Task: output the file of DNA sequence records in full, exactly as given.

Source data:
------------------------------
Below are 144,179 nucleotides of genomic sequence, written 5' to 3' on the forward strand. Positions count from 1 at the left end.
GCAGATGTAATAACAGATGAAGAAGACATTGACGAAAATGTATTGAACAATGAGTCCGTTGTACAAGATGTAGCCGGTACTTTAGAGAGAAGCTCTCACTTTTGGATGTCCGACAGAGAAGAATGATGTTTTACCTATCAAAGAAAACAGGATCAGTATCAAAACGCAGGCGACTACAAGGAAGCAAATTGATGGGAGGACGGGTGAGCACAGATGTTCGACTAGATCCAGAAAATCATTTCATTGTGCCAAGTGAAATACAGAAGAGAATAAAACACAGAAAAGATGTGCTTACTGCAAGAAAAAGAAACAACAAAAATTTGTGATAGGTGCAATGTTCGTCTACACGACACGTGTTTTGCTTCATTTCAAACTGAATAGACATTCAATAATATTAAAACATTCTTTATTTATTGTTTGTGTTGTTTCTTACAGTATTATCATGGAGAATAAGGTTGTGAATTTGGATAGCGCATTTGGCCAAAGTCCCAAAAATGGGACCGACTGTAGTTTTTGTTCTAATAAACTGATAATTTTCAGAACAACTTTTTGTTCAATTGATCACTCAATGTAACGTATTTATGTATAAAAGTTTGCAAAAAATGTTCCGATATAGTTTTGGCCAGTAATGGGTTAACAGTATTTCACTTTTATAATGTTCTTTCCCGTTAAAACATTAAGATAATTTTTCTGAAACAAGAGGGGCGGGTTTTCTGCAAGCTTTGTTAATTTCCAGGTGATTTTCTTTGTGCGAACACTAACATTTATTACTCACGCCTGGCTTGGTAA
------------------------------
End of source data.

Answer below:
Below are 144,179 nucleotides of genomic sequence, written 5' to 3' on the forward strand. Positions count from 1 at the left end.
GCAGATGTAATAACAGATGAAGAAGACATTGACGAAAATGTATTGAACAATGAGTCCGTTGTACAAGATGTAGCCGGTACTTTAGAGAGAAGCTCTCACTTTTGGATGTCCGACAGAGAAGAATGATGTTTTACCTATCAAAGAAAACAGGATCAGTATCAAAACGCAGGCGACTACAAGGAAGCAAATTGATGGGAGGACGGGTGAGCACAGATGTTCGACTAGATCCAGAAAATCATTTCATTGTGCCAAGTGAAATACAGAAGAGAATAAAACACAGAAAAGATGTGCTTACTGCAAGAAAAAGAAACAACAAAAATTTGTGATAGGTGCAATGTTCGTCTACACGACACGTGTTTTGCTTCATTTCAAACTGAATAGACATTCAATAATATTAAAACATTCTTTATTTATTGTTTGTGTTGTTTCTTACAGTATTATCATGGAGAATAAGGTTGTGAATTTGGATAGCGCATTTGGCCAAAGTCCCAAAAATGGGACCGACTGTAGTTTTTGTTCTAATAAACTGATAATTTTCAGAACAACTTTTTGTTCAATTGATCACTCAATGTAACGTATTTATGTATAAAAGTTTGCAAAAAATGTTCCGATATAGTTTTGGCCAGTAATGGGTTAACAGTATTTCACTTTTATAATGTTCTTTCCCGTTAAAACATTAAGATAATTTTTCTGAAACAAGAGGGGCGGGTTTTCTGCAAGCTTTGTTAATTTCCAGGTGATTTTCTTTGTGCGAACACTAACATTTATTACTCACGCCTGGCTTGGTAA